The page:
So how long is reasonable?
"What the MBTA probably wanted was just more time to evaluate the vulnerability and fix it"
This story has been kicking around for a while now. does anyone have any knowledge of whether the MBTA has yet:
* acknowledged the vulnerability exists
* investigated ways of fixing it
* actually done anything about it?
I suspect they haven't done much other than talk to their lawyers. So if the students had felt a need to be responsible in their disclosure how long would the MBTA have wanted them to wait? A week? A month? A year? Longer?
Then there's the actual vulnerability. It's so trivial that nobody really thinks these three guys were the first, or the last, to find it independantly. How often have large organisations exhibited this kind of ostrich-like behaviour when it comes to security vulnerablilities? They are just doing the corporate version of sticking their fingers in their ears and shouting "la la la la I can't hear you!" and hoping their lawyers will then frighten everyone away.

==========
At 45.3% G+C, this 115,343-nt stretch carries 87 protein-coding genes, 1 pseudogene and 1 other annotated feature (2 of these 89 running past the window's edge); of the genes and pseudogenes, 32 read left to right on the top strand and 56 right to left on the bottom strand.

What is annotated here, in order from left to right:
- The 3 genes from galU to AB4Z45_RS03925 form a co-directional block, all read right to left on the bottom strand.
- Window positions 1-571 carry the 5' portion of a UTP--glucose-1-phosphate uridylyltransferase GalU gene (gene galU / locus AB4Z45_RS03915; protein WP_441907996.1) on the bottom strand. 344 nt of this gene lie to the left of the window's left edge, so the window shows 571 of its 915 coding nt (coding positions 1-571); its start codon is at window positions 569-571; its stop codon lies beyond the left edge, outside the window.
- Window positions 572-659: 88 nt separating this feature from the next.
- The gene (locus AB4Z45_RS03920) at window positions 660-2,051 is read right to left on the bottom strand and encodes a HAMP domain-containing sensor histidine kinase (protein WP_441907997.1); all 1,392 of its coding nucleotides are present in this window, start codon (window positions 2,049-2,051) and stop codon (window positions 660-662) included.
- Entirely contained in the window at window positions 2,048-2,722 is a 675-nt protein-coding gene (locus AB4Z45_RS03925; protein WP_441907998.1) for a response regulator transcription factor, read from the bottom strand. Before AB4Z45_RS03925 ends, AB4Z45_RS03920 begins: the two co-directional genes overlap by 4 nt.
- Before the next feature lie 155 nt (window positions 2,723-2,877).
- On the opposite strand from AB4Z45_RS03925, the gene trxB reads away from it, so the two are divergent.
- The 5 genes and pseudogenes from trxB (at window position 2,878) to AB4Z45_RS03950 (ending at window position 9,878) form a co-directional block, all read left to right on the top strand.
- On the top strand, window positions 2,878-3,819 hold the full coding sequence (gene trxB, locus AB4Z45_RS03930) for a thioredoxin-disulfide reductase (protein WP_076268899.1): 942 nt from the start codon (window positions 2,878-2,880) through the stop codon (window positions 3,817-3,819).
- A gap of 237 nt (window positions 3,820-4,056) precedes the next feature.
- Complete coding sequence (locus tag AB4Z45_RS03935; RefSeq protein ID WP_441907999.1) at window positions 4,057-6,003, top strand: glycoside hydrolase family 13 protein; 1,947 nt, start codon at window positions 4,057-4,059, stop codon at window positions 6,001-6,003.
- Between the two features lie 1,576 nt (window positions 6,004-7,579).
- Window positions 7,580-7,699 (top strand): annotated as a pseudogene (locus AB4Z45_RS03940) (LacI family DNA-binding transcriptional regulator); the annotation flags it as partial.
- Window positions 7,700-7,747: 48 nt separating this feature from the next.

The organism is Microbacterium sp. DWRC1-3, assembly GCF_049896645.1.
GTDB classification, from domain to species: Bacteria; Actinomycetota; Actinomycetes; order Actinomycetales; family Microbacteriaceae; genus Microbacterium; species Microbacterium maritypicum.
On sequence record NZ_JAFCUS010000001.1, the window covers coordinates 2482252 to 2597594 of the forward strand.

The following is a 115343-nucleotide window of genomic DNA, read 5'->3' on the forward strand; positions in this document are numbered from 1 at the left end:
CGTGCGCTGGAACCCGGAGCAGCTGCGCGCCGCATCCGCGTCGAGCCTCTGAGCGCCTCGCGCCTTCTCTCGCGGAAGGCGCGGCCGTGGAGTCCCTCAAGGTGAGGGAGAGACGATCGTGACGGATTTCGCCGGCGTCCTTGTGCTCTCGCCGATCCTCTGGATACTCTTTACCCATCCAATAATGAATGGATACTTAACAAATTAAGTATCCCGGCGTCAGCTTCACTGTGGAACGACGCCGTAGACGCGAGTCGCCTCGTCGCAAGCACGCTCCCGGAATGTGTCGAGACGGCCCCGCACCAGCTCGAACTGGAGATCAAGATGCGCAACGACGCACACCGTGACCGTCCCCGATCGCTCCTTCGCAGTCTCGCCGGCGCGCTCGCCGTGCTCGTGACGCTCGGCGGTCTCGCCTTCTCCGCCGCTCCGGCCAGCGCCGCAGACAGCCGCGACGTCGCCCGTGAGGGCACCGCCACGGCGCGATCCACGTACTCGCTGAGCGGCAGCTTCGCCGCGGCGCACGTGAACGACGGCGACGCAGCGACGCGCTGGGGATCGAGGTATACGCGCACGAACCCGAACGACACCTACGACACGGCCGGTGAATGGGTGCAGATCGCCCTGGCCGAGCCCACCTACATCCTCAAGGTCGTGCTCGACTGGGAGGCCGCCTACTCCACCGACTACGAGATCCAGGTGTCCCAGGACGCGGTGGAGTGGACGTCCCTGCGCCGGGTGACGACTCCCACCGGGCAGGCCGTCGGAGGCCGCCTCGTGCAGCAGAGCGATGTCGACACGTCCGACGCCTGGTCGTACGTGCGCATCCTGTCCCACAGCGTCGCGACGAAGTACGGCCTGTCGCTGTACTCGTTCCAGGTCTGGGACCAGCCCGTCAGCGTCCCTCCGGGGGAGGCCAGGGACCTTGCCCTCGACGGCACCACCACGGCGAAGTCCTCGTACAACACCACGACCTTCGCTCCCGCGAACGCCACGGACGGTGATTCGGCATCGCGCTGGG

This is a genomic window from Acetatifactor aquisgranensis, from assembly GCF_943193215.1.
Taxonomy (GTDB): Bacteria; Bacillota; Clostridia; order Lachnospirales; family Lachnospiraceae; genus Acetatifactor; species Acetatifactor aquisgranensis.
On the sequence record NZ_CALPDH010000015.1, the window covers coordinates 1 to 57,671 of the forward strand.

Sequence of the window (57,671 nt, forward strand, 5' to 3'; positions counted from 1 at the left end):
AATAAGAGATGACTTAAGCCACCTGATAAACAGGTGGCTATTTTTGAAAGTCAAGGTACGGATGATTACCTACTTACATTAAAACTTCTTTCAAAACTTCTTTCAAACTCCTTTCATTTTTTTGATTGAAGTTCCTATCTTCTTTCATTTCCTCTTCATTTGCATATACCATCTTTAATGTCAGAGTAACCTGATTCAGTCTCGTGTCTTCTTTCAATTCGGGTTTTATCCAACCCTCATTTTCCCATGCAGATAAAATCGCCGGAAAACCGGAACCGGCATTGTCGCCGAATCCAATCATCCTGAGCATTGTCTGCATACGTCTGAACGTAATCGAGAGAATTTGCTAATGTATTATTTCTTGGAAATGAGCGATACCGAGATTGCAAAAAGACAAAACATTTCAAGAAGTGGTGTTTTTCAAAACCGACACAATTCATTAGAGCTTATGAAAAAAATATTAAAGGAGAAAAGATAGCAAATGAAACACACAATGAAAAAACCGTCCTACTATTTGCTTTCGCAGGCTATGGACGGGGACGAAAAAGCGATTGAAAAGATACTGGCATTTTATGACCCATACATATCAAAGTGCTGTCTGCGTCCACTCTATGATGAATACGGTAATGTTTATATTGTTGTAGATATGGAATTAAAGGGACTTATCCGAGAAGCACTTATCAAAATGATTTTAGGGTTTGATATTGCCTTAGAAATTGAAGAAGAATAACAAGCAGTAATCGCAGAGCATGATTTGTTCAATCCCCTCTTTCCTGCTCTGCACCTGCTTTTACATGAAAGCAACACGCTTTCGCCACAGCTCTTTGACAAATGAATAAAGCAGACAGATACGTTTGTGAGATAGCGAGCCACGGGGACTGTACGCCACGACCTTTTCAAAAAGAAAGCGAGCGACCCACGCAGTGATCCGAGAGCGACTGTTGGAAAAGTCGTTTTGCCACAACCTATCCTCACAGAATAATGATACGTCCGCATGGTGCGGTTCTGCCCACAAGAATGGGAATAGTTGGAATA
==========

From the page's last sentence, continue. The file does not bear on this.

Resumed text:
Finally, who pays? Does the MBTA get some sort of government subsidy for running the system? Do they make a profit? Are the customers going to have to pay increased fares to make up any shortfall? Of course increasing the fares would also make the hack more enticing for people with little or no money but some computer expertise (lots of teenagers).
Will any future losses, as with the music business, now be blamed upon hacking freetards?